In physics and optics, the Fraunhofer lines are a set of spectral lines named after the German physicist Joseph von Fraunhofer (1787–1826).
A galaxy cluster, or cluster of galaxies, is a structure that consists of anywhere from hundreds to thousands of galaxies that are bound together by gravity with typical masses ranging from 1014–1015 solar masses.
An H II region or HII region is a region of interstellar atomic hydrogen that is ionized.
H-alpha (Hα) is a specific deep-red visible spectral line in the Balmer series with a wavelength of 656.28 nm in air; it occurs when a hydrogen electron falls from its third to second lowest energy level.
Helium (from lit) is a chemical element with symbol He and atomic number 2.
Hydrogen is a chemical element with symbol H and atomic number 1.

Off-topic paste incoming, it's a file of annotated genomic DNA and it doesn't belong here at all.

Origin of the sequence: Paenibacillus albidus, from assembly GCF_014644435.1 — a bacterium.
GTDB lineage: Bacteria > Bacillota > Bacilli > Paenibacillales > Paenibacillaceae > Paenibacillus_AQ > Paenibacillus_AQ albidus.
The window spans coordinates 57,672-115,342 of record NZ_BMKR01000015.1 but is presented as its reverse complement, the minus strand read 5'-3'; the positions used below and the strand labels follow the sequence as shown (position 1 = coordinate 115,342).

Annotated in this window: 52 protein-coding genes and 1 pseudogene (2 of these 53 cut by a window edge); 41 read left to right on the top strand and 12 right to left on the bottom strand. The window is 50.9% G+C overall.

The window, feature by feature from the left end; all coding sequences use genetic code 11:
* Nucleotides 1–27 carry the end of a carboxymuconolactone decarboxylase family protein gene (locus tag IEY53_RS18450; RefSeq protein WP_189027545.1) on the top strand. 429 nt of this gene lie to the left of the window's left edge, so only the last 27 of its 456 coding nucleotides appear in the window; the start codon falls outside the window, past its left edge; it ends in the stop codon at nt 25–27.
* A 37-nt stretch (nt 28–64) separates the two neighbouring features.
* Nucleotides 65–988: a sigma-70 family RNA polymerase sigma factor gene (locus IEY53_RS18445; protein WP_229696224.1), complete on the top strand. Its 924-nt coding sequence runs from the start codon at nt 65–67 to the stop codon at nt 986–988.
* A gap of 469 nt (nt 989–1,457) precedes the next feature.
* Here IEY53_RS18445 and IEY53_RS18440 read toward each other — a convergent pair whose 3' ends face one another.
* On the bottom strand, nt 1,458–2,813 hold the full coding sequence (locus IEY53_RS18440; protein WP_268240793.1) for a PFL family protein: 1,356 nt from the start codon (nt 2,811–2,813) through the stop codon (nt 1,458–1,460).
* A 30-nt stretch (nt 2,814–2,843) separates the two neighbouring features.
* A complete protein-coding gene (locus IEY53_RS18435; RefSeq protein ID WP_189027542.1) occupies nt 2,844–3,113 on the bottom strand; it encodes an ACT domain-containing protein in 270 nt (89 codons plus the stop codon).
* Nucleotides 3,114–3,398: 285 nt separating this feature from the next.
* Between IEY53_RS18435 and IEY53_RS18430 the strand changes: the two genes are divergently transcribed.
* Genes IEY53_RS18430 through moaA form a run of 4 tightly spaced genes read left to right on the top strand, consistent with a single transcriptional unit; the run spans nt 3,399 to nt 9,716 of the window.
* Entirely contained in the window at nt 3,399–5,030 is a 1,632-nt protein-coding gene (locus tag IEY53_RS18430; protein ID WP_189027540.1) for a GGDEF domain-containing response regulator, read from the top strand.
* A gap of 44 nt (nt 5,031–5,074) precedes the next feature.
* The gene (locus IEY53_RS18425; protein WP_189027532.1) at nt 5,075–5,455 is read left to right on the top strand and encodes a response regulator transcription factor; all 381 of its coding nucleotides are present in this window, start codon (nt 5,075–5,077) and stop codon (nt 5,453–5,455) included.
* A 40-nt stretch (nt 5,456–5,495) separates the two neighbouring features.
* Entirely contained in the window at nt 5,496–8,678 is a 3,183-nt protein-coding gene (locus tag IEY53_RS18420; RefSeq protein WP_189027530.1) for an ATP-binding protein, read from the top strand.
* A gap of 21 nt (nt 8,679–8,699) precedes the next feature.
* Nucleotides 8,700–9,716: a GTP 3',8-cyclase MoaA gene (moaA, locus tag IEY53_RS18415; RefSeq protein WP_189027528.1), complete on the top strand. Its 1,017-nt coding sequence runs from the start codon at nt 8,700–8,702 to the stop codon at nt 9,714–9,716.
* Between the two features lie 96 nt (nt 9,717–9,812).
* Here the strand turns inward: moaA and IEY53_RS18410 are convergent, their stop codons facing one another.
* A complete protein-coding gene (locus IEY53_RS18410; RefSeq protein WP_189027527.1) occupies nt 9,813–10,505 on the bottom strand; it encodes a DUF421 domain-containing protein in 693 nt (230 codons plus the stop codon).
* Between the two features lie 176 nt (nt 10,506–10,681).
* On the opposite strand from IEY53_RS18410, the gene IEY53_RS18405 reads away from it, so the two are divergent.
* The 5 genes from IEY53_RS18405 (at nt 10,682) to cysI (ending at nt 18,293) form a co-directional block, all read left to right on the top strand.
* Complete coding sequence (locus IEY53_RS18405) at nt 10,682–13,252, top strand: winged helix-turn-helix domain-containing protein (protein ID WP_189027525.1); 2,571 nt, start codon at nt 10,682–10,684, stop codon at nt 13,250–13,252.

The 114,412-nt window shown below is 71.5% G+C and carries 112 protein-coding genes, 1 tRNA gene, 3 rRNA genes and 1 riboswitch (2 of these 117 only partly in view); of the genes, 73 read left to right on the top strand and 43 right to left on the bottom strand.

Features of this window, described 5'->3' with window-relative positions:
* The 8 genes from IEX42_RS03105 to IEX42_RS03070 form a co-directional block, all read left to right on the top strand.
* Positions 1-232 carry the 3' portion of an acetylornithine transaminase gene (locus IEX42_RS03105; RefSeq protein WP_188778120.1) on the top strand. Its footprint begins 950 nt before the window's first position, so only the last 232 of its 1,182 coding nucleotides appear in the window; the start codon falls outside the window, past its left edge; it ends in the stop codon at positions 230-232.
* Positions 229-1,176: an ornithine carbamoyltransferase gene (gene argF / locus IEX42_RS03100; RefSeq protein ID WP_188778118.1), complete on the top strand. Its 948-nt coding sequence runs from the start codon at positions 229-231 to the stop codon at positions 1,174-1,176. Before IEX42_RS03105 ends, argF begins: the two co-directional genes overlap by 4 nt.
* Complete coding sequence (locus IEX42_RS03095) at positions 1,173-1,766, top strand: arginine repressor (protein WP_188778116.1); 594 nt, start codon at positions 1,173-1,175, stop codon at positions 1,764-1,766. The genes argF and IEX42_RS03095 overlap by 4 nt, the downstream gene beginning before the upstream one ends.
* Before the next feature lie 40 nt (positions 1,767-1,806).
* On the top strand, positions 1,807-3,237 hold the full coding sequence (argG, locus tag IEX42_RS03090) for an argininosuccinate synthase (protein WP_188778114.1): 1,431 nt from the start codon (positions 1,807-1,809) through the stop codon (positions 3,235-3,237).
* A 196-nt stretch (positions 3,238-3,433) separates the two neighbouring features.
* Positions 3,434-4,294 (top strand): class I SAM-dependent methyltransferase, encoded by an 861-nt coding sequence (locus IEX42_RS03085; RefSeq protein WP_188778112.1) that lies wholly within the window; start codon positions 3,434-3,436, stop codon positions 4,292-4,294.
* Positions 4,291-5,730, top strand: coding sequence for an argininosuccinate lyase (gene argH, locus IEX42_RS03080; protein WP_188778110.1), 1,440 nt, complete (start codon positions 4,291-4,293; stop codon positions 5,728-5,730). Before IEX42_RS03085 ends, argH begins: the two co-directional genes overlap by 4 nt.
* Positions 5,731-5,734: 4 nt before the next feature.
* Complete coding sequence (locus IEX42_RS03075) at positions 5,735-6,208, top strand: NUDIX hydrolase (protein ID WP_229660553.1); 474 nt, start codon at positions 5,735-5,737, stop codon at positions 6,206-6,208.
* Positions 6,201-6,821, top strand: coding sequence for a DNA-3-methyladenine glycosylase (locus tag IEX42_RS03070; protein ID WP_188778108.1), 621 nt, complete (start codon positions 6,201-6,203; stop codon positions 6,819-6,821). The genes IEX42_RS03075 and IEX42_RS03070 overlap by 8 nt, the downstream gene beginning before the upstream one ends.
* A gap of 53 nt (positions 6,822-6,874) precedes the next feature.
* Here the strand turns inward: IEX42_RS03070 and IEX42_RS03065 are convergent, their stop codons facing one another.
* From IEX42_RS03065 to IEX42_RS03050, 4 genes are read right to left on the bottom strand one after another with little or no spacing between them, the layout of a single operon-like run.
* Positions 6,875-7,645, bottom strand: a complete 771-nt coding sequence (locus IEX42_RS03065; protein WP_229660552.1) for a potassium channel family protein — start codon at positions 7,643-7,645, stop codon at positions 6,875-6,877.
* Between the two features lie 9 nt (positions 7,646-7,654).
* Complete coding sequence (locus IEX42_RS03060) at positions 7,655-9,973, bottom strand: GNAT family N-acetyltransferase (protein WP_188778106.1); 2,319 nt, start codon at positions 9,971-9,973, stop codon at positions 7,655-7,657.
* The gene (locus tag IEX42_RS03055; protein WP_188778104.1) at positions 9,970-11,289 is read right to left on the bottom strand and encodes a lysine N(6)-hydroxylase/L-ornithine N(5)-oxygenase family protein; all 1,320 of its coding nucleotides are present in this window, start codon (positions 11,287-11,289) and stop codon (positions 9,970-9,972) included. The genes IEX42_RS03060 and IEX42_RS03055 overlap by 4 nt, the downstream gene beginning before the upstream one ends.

A hydrogen atom is an atom of the chemical element hydrogen.
The emission spectrum of atomic hydrogen is divided into a number of spectral series, with wavelengths given by the Rydberg formula.
Johann Jakob Balmer (1 May 1825 – 12 March 1898) was a Swiss mathematician and mathematical physicist.
Johannes (Janne) Robert Rydberg (8 November 1854 – 28 December 1919) was a Swedish physicist mainly known for devising the Rydberg formula, in 1888, which is used to describe the wavelengths of photons (of light and other electromagnetic radiation) emitted by changes in the energy level of an electron in a hydrogen atom.
Joseph Ritter von Fraunhofer (6 March 1787 – 7 June 1826) was a Bavarian physicist and optical lens manufacturer.
The Kelvin scale is an absolute thermodynamic temperature scale using as its null point absolute zero, the temperature at which all thermal motion ceases in the classical description of thermodynamics.
Light is electromagnetic radiation within a certain portion of the electromagnetic spectrum.